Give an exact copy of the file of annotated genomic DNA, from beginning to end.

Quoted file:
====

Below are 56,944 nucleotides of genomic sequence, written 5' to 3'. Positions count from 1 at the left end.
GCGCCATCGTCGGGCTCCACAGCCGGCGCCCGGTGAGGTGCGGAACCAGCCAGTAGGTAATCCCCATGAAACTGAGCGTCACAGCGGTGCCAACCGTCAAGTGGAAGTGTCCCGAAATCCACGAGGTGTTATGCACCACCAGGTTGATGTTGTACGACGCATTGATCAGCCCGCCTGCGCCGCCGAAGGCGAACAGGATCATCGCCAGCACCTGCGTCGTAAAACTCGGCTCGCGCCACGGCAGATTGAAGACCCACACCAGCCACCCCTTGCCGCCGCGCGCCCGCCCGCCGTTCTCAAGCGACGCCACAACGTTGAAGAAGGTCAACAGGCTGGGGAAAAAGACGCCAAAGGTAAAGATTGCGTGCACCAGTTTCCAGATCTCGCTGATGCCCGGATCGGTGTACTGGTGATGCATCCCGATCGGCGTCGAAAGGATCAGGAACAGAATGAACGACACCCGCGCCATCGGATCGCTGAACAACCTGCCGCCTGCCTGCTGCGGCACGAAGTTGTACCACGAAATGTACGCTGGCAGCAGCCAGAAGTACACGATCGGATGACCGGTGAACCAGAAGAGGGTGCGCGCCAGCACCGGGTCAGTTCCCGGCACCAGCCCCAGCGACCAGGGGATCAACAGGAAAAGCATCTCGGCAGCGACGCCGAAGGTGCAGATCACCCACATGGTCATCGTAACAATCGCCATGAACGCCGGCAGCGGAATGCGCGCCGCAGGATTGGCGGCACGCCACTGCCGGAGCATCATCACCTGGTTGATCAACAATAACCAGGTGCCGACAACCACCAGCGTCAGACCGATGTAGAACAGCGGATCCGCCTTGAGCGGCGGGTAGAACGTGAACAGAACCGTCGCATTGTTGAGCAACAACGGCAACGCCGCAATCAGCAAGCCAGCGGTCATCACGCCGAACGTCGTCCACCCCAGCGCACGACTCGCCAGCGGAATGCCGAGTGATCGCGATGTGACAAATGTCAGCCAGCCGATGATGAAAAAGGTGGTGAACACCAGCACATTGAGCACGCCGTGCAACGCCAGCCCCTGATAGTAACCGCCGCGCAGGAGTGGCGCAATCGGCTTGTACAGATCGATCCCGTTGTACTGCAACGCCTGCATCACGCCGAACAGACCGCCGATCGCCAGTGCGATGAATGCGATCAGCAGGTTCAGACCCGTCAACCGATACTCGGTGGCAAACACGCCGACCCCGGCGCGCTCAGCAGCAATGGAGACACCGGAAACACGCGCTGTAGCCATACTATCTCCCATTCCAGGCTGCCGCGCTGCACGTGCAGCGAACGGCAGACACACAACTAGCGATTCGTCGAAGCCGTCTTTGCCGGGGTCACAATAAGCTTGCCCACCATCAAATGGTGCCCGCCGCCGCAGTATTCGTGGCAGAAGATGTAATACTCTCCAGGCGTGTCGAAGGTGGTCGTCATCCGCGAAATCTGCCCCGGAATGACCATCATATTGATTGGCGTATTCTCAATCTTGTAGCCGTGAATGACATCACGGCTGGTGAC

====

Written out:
Below are 56,944 nucleotides of genomic sequence, written 5' to 3'. Positions count from 1 at the left end.
GCGCCATCGTCGGGCTCCACAGCCGGCGCCCGGTGAGGTGCGGAACCAGCCAGTAGGTAATCCCCATGAAACTGAGCGTCACAGCGGTGCCAACCGTCAAGTGGAAGTGTCCCGAAATCCACGAGGTGTTATGCACCACCAGGTTGATGTTGTACGACGCATTGATCAGCCCGCCTGCGCCGCCGAAGGCGAACAGGATCATCGCCAGCACCTGCGTCGTAAAACTCGGCTCGCGCCACGGCAGATTGAAGACCCACACCAGCCACCCCTTGCCGCCGCGCGCCCGCCCGCCGTTCTCAAGCGACGCCACAACGTTGAAGAAGGTCAACAGGCTGGGGAAAAAGACGCCAAAGGTAAAGATTGCGTGCACCAGTTTCCAGATCTCGCTGATGCCCGGATCGGTGTACTGGTGATGCATCCCGATCGGCGTCGAAAGGATCAGGAACAGAATGAACGACACCCGCGCCATCGGATCGCTGAACAACCTGCCGCCTGCCTGCTGCGGCACGAAGTTGTACCACGAAATGTACGCTGGCAGCAGCCAGAAGTACACGATCGGATGACCGGTGAACCAGAAGAGGGTGCGCGCCAGCACCGGGTCAGTTCCCGGCACCAGCCCCAGCGACCAGGGGATCAACAGGAAAAGCATCTCGGCAGCGACGCCGAAGGTGCAGATCACCCACATGGTCATCGTAACAATCGCCATGAACGCCGGCAGCGGAATGCGCGCCGCAGGATTGGCGGCACGCCACTGCCGGAGCATCATCACCTGGTTGATCAACAATAACCAGGTGCCGACAACCACCAGCGTCAGACCGATGTAGAACAGCGGATCCGCCTTGAGCGGCGGGTAGAACGTGAACAGAACCGTCGCATTGTTGAGCAACAACGGCAACGCCGCAATCAGCAAGCCAGCGGTCATCACGCCGAACGTCGTCCACCCCAGCGCACGACTCGCCAGCGGAATGCCGAGTGATCGCGATGTGACAAATGTCAGCCAGCCGATGATGAAAAAGGTGGTGAACACCAGCACATTGAGCACGCCGTGCAACGCCAGCCCCTGATAGTAACCGCCGCGCAGGAGTGGCGCAATCGGCTTGTACAGATCGATCCCGTTGTACTGCAACGCCTGCATCACGCCGAACAGACCGCCGATCGCCAGTGCGATGAATGCGATCAGCAGGTTCAGACCCGTCAACCGATACTCGGTGGCAAACACGCCGACCCCGGCGCGCTCAGCAGCAATGGAGACACCGGAAACACGCGCTGTAGCCATACTATCTCCCATTCCAGGCTGCCGCGCTGCACGTGCAGCGAACGGCAGACACACAACTAGCGATTCGTCGAAGCCGTCTTTGCCGGGGTCACAATAAGCTTGCCCACCATCAAATGGTGCCCGCCGCCGCAGTATTCGTGGCAGAAGATGTAATACTCTCCAGGCGTGTCGAAGGTGGTCGTCATCCGCGAAATCTGCCCCGGAATGACCATCATATTGATTGGCGTATTCTCAATCTTGTAGCCGTGAATGACATCACGGCTGGTGAC